Partially rescuing Christmas is the reality that a lot of gift-giving isn’t exchange at all. Rather, it’s a kind of Robin Hood transfer in which we take resources from (relatively) rich parents and grandparents and give them to kids with little or no income. This is welfare enhancing for the same reason that redistributive taxation is welfare enhancing: People with less money need the stuff more.
This leads to my first guideline for efficient giving: Gift-giving should be redistributive. Reciprocity is a lovely sentiment, but the holidays are an excellent time to rebalance the overall family or friend group portfolio in favor of its needier members.
The indisputable fact is that cash is the most economically efficient gift. But cash is, in many cases, socially unacceptable, which means you need to pursue an alternative approach. Here your best bet is to show a taste for risk. The problem with presents is that you’re never going to do a better job of satisfying the gift-recipient’s preferences than she could do herself. But preference sets aren’t fixed. If someone had handed me $10, I never would have spent it buying the Cults album, for the simple reason that I hadn’t heard of the band. When it was given to me, I immediately checked it out and loved it. When you step outside the circle of things you know for sure your gift-getter likes, you risk creating a massive deadweight loss. (You give her a ticket to Las Vegas, without knowing that she hates gambling.) But with the greater risk comes a greater potential reward. You may introduce the recipient to something marvelous she would otherwise have never encountered. Giving stuff rather than cash is a way of saying you know better than the recipient what she really wants. The riskier the present, the more likely it is to generate significant benefit. (So, not a sweater.)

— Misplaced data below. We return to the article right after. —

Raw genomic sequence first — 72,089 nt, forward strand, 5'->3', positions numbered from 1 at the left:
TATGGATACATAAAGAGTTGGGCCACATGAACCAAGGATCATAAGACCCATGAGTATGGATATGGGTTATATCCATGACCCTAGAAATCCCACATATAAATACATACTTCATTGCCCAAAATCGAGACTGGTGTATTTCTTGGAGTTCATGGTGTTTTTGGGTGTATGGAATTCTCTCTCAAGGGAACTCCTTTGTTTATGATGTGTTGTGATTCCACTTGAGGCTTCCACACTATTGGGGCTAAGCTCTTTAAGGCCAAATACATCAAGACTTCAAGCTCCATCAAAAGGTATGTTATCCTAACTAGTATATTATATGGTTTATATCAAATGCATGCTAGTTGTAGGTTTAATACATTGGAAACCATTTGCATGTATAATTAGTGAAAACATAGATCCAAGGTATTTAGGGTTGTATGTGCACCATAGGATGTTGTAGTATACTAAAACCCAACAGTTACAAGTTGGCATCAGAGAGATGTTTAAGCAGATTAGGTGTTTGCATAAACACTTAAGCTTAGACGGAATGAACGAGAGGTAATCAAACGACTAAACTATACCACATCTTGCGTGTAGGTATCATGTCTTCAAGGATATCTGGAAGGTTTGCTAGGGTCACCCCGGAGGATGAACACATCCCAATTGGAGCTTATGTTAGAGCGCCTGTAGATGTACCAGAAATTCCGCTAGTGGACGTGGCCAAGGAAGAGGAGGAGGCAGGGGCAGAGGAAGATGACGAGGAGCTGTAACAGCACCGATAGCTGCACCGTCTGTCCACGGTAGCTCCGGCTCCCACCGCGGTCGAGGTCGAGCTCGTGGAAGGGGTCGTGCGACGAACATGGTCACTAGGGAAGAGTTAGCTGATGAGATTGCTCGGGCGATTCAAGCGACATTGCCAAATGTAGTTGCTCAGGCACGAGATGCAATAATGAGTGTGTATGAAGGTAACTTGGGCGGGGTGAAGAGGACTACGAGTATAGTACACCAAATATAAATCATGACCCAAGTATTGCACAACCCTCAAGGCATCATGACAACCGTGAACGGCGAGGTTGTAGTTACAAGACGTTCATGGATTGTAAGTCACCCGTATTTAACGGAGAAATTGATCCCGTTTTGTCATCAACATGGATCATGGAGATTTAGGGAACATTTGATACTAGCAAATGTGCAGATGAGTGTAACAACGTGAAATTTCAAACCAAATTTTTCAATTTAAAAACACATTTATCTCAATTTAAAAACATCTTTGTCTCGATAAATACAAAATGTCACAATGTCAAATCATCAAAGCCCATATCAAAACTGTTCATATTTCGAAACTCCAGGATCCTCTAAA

OK, so you have committed to buying a risky present. Now review the extensive research out there about what actually makes people happy. In particular, people consistently overrate the extent to which money in general and material possessions in particular will make them happy, underweighting interpersonal relationships and new experiences in the process. So try to give your loved ones the opportunity to go do something new, ideally with other people. This will, of course, impair the traditional box opening ceremony, but in the long run your recipients will benefit.
Last but by no means least, it’s worth pondering the old saw that it’s the thought that counts. Gift-giving obviously isn’t meant to be efficient; it’s meant to express affection. But this, too, can be done in more or less efficient ways. A gift is going to be more appreciated when it comes as a surprise: Nothing is less surprising than a Christmas present on Christmas. Scaling back a bit on your predictable holiday purchases will free up the cash you need to give at other times of the year, when your beneficence will have more psychological impact. Gift-giving is an inherently sentimental exercise, but that doesn’t mean you need to be sentimental about it. In tough times, it’s more important than ever to employ logic and economics to make sure that your loved ones are getting your money’s worth.